# Latitude/longitude distance

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Distance:
0 km
0 miles

## Options

(Note: This assumes the Earth is a perfect sphere, and therefore has at most 2 digits of precision. Also this is the distance if you travelled in a straight line (or as close as possible) on the Earth's surface; if you have to worry about where roads are it'll obviously be a longer travel distance.)

## How it works

It takes advantage of the facts that:

• The shortest distance between two points on a sphere is a part of a great circle; that is, a circle with the same radius as the sphere.
• Given a chord of a circle, it's possible to find the angle of the arc.

First I convert spherical coordinates (latitude and longitude) into Cartesian coordinates (x, y, z). To make things easier, I assume the radius is 1. Latitude and longitude are expressed in degrees usually, and sin and cos tend to take radians, so the angles have to first be converted to radians.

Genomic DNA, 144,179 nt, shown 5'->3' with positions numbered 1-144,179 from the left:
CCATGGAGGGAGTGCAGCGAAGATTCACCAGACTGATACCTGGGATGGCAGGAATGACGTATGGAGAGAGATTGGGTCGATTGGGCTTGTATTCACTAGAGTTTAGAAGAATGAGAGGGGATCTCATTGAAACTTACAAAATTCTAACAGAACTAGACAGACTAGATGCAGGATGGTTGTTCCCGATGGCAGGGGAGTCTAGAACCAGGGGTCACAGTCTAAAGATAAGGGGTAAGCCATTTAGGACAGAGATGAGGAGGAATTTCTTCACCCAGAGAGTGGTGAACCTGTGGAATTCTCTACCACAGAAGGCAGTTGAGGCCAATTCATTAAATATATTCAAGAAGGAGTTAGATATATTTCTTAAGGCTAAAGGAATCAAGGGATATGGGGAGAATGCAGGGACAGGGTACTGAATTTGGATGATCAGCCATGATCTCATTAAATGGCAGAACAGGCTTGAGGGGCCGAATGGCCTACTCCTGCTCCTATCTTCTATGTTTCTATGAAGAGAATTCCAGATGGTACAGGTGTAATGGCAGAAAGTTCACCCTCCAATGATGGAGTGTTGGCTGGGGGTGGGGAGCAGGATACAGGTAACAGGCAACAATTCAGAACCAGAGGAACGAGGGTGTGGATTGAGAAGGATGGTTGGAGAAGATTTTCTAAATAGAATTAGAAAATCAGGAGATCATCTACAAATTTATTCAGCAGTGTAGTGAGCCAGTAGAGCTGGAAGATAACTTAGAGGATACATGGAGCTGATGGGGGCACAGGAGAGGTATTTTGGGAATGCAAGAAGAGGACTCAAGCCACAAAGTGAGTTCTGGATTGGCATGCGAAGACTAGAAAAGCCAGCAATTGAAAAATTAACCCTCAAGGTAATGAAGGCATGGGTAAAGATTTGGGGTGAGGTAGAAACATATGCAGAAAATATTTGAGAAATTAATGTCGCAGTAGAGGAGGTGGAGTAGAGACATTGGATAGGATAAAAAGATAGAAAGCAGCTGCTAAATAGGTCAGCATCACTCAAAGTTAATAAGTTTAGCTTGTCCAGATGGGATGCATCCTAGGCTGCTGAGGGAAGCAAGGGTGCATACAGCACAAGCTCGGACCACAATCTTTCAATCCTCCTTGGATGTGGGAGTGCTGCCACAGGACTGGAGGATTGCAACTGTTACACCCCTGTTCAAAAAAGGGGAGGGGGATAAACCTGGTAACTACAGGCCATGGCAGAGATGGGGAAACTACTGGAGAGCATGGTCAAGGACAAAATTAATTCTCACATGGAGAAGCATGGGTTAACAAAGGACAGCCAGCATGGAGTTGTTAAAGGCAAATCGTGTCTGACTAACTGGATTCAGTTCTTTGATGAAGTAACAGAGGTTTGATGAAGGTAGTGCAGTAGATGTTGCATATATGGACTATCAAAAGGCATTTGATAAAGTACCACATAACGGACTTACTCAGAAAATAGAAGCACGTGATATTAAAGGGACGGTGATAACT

• x = cos(latitude) cos(longitude)
• y = cos(latitude) sin(longitude)
• z = sin(latitude)

Then I calculate the straight-line distance (which goes through the earth, rather than on its surface), using the usual formula for that (sqrt(x² + y² + z²)). This line segment is also the chord of a great circle.

I then calculate the angle of the arc, using the inverse of the formula to calculate the length of a chord given an angle. (I used cos-1(1 - chordlength²/2); Wikipedia gives a different formula, which I think is equivalent.) The angle in radians, by definition, is the same as the arclength of that portion of the great circle, and therefore the distance along the sphere between the two points. Then all that's left is to multiply it by the radius of the Earth, which I got from Wikipedia.